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Green freight guru grows low-emissions marketplace

 ERic Beckwitt, founder and CEO of Freightera ( Image: Freightera )
ERic Beckwitt, founder and CEO of Freightera ( Image: Freightera )

Although automating freight systems is usually good for the environment as well as the pocketbook, few digital logistics companies have made a big deal out of the emissions reductions that go along with making transportation systems more efficient. Not Freightera, a Vancouver, British Columbia-based startup that has created what is perhaps the first green freight marketplace featuring rail services and carriers committed to energy efficiency and reducing their carbon footprint.

Oh, and its CEO is trying not to be preachy about it.

“It’s all about the cost savings, and, by the way, we’re also using the lowest emission option,” said Eric Beckwitt, a former business systems analyst who got into freight after working for a brokerage client.

Launched in 2014, the startup employs 13 in Vancouver and 35 globally. The company has raised over C$7 million, and is in process of securing C$10 million in a series A round. A recent Frost & Sullivan report on automated brokerage modes placed Freightera alongside such heavy hitters as Convoy, Loadsmart and Transfix as the top digital logistics firms globally in automation and growth potential.

What distinguishes Freightera’s pricing model from competitors’ is that it’s based on a fixed cost quote system for carriers. Some other companies use fixed costs from shippers. Or, like Convoy and Uber Freight, they use a model that predicts the cheapest market rate a truck will show up for.

Cost savings and instant bookings are the primary advantages, Beckwitt said. “Shippers can book instantly knowing the total shipping cost – provided they correctly entered the load information – and any special services needed at origin and destination, such as tailgate. They take advantage of a highly imperfect market, where one carrier will move the freight for up to 60 percent to 80 percent less than another with the same service quality.”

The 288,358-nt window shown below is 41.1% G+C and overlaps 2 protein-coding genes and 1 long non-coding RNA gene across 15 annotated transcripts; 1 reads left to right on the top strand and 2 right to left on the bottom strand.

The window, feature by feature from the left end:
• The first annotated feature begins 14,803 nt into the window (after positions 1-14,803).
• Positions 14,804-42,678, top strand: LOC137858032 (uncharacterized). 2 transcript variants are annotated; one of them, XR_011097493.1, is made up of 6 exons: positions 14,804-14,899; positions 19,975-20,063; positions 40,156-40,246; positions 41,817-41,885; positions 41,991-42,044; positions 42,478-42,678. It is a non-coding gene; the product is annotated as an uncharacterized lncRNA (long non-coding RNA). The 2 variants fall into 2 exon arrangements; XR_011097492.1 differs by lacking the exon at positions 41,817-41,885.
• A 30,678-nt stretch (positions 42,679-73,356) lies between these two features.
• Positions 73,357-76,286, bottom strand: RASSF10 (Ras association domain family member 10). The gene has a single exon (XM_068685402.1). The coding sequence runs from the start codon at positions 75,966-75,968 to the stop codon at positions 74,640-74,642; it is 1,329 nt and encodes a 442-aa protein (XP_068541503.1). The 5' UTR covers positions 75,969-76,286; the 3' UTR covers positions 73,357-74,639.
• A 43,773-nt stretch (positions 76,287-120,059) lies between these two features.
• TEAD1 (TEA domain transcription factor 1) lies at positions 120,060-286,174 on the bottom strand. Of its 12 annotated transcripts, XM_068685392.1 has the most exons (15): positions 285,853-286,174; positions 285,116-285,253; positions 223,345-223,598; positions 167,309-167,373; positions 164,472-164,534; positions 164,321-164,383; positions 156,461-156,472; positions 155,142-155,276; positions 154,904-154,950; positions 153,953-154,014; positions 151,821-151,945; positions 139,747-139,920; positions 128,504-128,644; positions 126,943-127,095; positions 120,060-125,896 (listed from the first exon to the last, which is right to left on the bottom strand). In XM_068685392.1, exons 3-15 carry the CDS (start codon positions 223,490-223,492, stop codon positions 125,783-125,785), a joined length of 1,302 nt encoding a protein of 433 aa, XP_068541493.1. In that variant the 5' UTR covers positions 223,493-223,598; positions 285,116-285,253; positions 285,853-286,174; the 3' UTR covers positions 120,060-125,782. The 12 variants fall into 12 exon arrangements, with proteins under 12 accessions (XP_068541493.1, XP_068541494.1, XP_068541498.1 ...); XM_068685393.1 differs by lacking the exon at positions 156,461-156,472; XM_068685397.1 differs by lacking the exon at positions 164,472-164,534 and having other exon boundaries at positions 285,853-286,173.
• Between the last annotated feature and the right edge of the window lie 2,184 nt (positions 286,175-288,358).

The model may also be less risky for Freightera – which charges a markup on carrier rates – because it doesn’t have to worry about covering a load for a given price. Uber Freight now guarantees a spot rate every day for 14 days in the future, but it can get burned if prices go up rapidly and the market turns.

To date, Freightera claims 1,800 revenue accounts. The company works with over 700 carriers and recently booked its 15,000th load. More than 9,000 manufacturers, distributors, wholesalers and retailers in the U.S. and Canada use the system. Freightera’s sweet spot is the less than truckload (LTL) sector, although the company also offers door-to-door full truckload (FTL) and LTL by rail service, container freight, volume pricing, temperature control, dry van and flatbed truckload services.

In regard to emissions reductions, 80 percent of Freightera’s bookings come from carriers that participate in the U.S. EPA/Environment Canada SmartWay program, an initiative that tracks participants’ greenhouse gas emissions. Shippers can see which carriers are certified, or they can select lower emission rail for long-haul freight.

Natural Resources Canada/SmartWay does not allow Freightera to reveal the actual emissions reductions from using each certified carrier, Beckwitt said. But several studies show that emissions are generally reduced by 60 percent or more when long-haul freight is moved by rail, rather than road.

“For long-haul, rail is by far the lowest-emission form of transportation,” said Beckwitt, who speaks frequently on green freight issues. He is the author of “A Green Future for Freight” in the 2016 G7 Summit version of Climate Change: The New Economy, and spoke at COP22, the UN Climate Change Conference in Marrakesh. Earlier this week Beckwitt was the featured speaker at Seattle’s CleanTech Alliance breakfast series.

Looking ahead, the company aims to expand rail capacity. But Beckwitt also has his eye on other market niches; the plan is to move into ocean and air freight, plus expand additional automated freight services.

The common denominator is a model that yields environmental and economic benefits, said Beckwitt, who moved from the San Francisco Bay area to Vancouver in 2003 because of the poor air quality in Northern California.

“My child had asthma and pneumonia constantly, so we moved up north,” he said. “This is personal.”

It’s also professional.

Freightera has commissioned an independent study comparing the company’s LTL coverage and rates with competitors in North America.

“When I last checked on a convenience sample basis, we had the best LTL coverage and were beating our competitors on about 80 percent of the sampled lanes,” Beckwitt said. “We were beating them by an average of about 30 percent.”

He hopes the independent study will confirm the in-house analysis. The results will be released in a couple of months.

By 2025 emissions from freight are expected to exceed emissions from cars, according to the U.S. E.P.A.

“I think it’s important for people to recognize that we have a huge opportunity to transition from unsustainable to sustainable,” Beckwitt said, “and in that process it’s perfectly possible to improve the operations of business to make them more efficient, more profitable.”

 

 

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Linda Baker, Staff Writer

Linda Baker is a FreightWaves staff reporter based in Portland, Oregon. Her beat includes early-stage VC, freight-tech, mobility and West Coast emissions regulations.

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